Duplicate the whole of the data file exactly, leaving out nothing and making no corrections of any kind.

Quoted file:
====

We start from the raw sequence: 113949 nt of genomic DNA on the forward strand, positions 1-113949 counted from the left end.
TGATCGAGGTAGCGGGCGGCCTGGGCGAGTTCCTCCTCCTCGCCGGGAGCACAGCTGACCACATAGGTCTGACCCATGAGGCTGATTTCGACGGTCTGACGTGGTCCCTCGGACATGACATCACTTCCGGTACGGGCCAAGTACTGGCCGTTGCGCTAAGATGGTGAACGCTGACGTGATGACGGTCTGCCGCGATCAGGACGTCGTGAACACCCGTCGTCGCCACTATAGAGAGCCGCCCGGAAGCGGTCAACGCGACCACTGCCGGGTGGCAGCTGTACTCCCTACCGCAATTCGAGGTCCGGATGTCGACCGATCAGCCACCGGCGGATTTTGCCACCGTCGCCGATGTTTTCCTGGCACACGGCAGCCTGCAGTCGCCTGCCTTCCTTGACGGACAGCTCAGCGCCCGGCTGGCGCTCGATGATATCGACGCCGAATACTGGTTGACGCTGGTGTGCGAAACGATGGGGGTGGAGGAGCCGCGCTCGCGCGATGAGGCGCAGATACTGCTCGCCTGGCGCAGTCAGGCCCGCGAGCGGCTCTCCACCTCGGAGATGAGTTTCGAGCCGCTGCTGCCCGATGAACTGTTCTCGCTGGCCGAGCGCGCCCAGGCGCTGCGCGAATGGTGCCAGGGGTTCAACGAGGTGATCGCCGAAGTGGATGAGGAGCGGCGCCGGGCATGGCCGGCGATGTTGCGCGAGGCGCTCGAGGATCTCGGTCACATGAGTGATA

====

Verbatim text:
We start from the raw sequence: 113949 nt of genomic DNA on the forward strand, positions 1-113949 counted from the left end.
TGATCGAGGTAGCGGGCGGCCTGGGCGAGTTCCTCCTCCTCGCCGGGAGCACAGCTGACCACATAGGTCTGACCCATGAGGCTGATTTCGACGGTCTGACGTGGTCCCTCGGACATGACATCACTTCCGGTACGGGCCAAGTACTGGCCGTTGCGCTAAGATGGTGAACGCTGACGTGATGACGGTCTGCCGCGATCAGGACGTCGTGAACACCCGTCGTCGCCACTATAGAGAGCCGCCCGGAAGCGGTCAACGCGACCACTGCCGGGTGGCAGCTGTACTCCCTACCGCAATTCGAGGTCCGGATGTCGACCGATCAGCCACCGGCGGATTTTGCCACCGTCGCCGATGTTTTCCTGGCACACGGCAGCCTGCAGTCGCCTGCCTTCCTTGACGGACAGCTCAGCGCCCGGCTGGCGCTCGATGATATCGACGCCGAATACTGGTTGACGCTGGTGTGCGAAACGATGGGGGTGGAGGAGCCGCGCTCGCGCGATGAGGCGCAGATACTGCTCGCCTGGCGCAGTCAGGCCCGCGAGCGGCTCTCCACCTCGGAGATGAGTTTCGAGCCGCTGCTGCCCGATGAACTGTTCTCGCTGGCCGAGCGCGCCCAGGCGCTGCGCGAATGGTGCCAGGGGTTCAACGAGGTGATCGCCGAAGTGGATGAGGAGCGGCGCCGGGCATGGCCGGCGATGTTGCGCGAGGCGCTCGAGGATCTCGGTCACATGAGTGATA